There's not much California can do about this. Will this be the final nail in the coffin? It appears the folks up in Sacramento don't care anyway.


Sunday, September 11, 2011

The dictator of New York

On the tenth anniversary of 9/11, Bloomberg has decreed that clergy will be excluded from the 9/11 memorial ceremony. He says the memorial schedule is too busy to allow prayer. What is wrong with this guy? Is he a petty tyrant or just an asshat?

I hope New Yorkers like Mayor Bloomberg. I certainly don't. He seems like a typical dictator to me. His decisions are final and no one is going to change his "open" mind. It's not even his ridiculous decisions to keep firefighters and clergy from the remembrance ceremonies of 9/11 that frost me, but also his numerous bans on foodstuffs, perp walks, indefensible defenses of government funded abortions and mosques in the shadow of ground zero.

On the mosque flap, as many have said, and I agree - they should and do have the right to build their mosque anywhere, but having the right and being a good idea are two different things. My problem with Bloomberg on this issue was his lashing out at those who see it differently than him. It makes him look like a petulant child.

If Bloomberg's open mind is so consistent on the ground zero mosque issue as well as his push back against the atheists protesting the inclusion into the 9/11 museum a Christian cross made from steel beams from the WTC wreckage, then why the attitude toward religion during the remembrance ceremonies?

What about the FDNY firefighters? Why exclude them? 


Friday, September 09, 2011

Are you still talking?

Second verse same as the first...

President Obama's jobs speech as it's being reported was simply more of the same. Maybe a little less blaming Bush, but all and all just another hodge podge of targeted this and one-time that, essentially nothing that would really change the game.

When it comes America's economic woes it's really a matter of global competitiveness. China has the cheap labor and open doors. Oh yeah, and a dictatorial central government. China's economy is what American, Japanese and European business has made it with encouragement from their respective governments. Isn't it time for America to put our spirit, innovation, work ethic and dynamism to work for us instead of for China?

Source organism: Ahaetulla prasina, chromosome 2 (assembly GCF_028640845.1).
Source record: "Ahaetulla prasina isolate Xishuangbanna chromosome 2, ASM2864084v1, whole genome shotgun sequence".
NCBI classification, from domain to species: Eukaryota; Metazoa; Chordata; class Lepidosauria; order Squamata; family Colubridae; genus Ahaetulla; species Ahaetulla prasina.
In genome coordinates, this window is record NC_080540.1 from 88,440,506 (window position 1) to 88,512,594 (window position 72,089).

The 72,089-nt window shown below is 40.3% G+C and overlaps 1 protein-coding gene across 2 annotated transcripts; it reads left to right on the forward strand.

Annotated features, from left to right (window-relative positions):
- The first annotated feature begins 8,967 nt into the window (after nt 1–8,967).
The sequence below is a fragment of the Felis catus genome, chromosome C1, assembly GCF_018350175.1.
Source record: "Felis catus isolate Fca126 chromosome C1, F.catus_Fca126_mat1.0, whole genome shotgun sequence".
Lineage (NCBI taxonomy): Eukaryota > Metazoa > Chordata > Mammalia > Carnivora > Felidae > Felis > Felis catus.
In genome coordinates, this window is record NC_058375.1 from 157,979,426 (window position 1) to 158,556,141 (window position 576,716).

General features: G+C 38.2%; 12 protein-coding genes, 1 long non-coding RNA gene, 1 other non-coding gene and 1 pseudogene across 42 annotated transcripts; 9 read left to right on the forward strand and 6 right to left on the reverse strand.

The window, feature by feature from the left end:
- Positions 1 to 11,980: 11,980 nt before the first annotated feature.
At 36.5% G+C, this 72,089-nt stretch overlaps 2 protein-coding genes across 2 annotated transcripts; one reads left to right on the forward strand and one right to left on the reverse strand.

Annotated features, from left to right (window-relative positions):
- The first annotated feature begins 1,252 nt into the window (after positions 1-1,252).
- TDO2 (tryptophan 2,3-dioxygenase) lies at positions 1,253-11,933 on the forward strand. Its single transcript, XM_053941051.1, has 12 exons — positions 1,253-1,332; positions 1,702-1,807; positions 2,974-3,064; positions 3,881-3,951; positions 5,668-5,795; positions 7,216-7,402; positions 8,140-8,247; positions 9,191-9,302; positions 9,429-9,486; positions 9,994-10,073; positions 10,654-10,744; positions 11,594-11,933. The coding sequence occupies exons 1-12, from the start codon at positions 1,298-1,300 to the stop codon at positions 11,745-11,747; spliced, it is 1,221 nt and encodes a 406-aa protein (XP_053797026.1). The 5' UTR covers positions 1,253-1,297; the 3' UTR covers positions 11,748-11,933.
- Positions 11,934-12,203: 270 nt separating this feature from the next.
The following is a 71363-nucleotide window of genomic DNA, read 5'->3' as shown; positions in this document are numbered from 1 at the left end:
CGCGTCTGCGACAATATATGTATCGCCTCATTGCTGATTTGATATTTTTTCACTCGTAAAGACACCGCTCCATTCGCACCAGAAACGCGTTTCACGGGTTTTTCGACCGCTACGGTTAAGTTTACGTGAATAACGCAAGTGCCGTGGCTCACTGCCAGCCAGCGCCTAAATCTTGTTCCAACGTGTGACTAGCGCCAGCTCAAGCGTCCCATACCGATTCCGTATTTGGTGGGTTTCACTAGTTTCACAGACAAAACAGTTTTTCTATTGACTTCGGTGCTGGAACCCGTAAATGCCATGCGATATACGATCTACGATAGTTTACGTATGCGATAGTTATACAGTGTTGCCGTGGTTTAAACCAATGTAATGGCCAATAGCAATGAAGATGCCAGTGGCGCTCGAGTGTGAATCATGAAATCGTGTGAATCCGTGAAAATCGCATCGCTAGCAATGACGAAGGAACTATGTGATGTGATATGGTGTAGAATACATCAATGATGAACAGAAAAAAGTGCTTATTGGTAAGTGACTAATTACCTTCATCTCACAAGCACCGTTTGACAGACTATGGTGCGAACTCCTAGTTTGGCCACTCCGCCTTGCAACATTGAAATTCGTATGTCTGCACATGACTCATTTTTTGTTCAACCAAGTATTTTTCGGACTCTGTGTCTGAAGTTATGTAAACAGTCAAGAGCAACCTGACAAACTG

Did the President even hint at this fundamental issue in his jobs speech? Not really.

What we got from the President was a cobbled together rehash of tiny, targeted tax cuts, some that made no sense (a silly tax credit for hiring someone who's been out of work more than six months? Does any business choose or vet a new employee like this?)

He calls for more "infrastructure spending", and more straw men arguments with millionaire and billionaire "fair share" rhetoric. None of it was serious and wasn't meant to be, because it was simply campaign politics. Not that anyone was really expecting different, but why such a build-up, why such expectations only to deliver such a turd? Simple, he and his ideological brethren are incapable of any admission that their philosophy is defective(absent Utopia).

One thing that the President says - repeatedly - is absolutely true. We didn't get into this mess overnight and we won't get out of it overnight. Then why the short term gimmicks and targeted stimulus when fundamental changes are called for? Simple, he and his ideological brethren are incapable of  any admission that their philosophy is defective.

So imagine my surprise to find The New York Times (aforementioned ideological brethren) had published an opinion piece that echoed my previous post The message, not the messenger. The message that Washington DC is broken and both parties are corrupt is so patently obvious to any conscious human being that it seems odd a major newspaper needs to even highlight the subject. In a rare commentary in said newspaper Sarah Palin's substantive words are examined - fairly...

She made three interlocking points. First, that the United States is now governed by a “permanent political class,” drawn from both parties, that is increasingly cut off from the concerns of regular people. Second, that these Republicans and Democrats have allied with big business to mutual advantage to create what she called “corporate crony capitalism.” Third, that the real political divide in the United States may no longer be between friends and foes of Big Government, but between friends and foes of vast, remote, unaccountable institutions (both public and private).

In supporting her first point, about the permanent political class, she attacked both parties’ tendency to talk of spending cuts while spending more and more; to stoke public anxiety about a credit downgrade, but take a vacation anyway; to arrive in Washington of modest means and then somehow ride the gravy train to fabulous wealth. She observed that 7 of the 10 wealthiest counties in the United States happen to be suburbs of the nation’s capital.